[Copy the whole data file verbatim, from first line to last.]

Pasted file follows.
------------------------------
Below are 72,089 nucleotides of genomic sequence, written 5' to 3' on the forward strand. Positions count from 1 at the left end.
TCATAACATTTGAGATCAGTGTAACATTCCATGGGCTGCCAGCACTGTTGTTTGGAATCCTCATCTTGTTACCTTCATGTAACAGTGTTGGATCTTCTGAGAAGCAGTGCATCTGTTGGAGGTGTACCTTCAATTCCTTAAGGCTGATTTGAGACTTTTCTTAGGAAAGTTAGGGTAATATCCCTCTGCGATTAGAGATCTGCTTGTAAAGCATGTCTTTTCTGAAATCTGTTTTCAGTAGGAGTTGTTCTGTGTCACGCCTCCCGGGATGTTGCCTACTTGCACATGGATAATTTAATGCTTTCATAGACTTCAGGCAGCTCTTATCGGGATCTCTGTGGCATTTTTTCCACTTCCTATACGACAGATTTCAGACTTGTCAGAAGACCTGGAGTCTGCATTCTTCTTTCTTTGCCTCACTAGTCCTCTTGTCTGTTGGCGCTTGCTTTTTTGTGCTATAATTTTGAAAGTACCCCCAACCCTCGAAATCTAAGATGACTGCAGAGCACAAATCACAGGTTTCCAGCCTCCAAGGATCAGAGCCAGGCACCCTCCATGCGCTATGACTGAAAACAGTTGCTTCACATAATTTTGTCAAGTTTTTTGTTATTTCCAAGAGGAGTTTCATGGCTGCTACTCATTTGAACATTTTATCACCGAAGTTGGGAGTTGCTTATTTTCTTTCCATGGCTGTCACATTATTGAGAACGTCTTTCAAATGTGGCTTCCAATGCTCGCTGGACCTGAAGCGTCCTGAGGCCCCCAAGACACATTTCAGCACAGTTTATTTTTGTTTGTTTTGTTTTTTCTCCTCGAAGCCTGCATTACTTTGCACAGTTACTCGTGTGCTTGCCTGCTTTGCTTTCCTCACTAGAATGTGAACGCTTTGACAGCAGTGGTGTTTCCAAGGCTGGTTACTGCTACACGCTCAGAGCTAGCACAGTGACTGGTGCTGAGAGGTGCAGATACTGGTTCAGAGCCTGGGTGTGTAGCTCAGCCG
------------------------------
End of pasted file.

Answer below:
Below are 72,089 nucleotides of genomic sequence, written 5' to 3' on the forward strand. Positions count from 1 at the left end.
TCATAACATTTGAGATCAGTGTAACATTCCATGGGCTGCCAGCACTGTTGTTTGGAATCCTCATCTTGTTACCTTCATGTAACAGTGTTGGATCTTCTGAGAAGCAGTGCATCTGTTGGAGGTGTACCTTCAATTCCTTAAGGCTGATTTGAGACTTTTCTTAGGAAAGTTAGGGTAATATCCCTCTGCGATTAGAGATCTGCTTGTAAAGCATGTCTTTTCTGAAATCTGTTTTCAGTAGGAGTTGTTCTGTGTCACGCCTCCCGGGATGTTGCCTACTTGCACATGGATAATTTAATGCTTTCATAGACTTCAGGCAGCTCTTATCGGGATCTCTGTGGCATTTTTTCCACTTCCTATACGACAGATTTCAGACTTGTCAGAAGACCTGGAGTCTGCATTCTTCTTTCTTTGCCTCACTAGTCCTCTTGTCTGTTGGCGCTTGCTTTTTTGTGCTATAATTTTGAAAGTACCCCCAACCCTCGAAATCTAAGATGACTGCAGAGCACAAATCACAGGTTTCCAGCCTCCAAGGATCAGAGCCAGGCACCCTCCATGCGCTATGACTGAAAACAGTTGCTTCACATAATTTTGTCAAGTTTTTTGTTATTTCCAAGAGGAGTTTCATGGCTGCTACTCATTTGAACATTTTATCACCGAAGTTGGGAGTTGCTTATTTTCTTTCCATGGCTGTCACATTATTGAGAACGTCTTTCAAATGTGGCTTCCAATGCTCGCTGGACCTGAAGCGTCCTGAGGCCCCCAAGACACATTTCAGCACAGTTTATTTTTGTTTGTTTTGTTTTTTCTCCTCGAAGCCTGCATTACTTTGCACAGTTACTCGTGTGCTTGCCTGCTTTGCTTTCCTCACTAGAATGTGAACGCTTTGACAGCAGTGGTGTTTCCAAGGCTGGTTACTGCTACACGCTCAGAGCTAGCACAGTGACTGGTGCTGAGAGGTGCAGATACTGGTTCAGAGCCTGGGTGTGTAGCTCAGCCG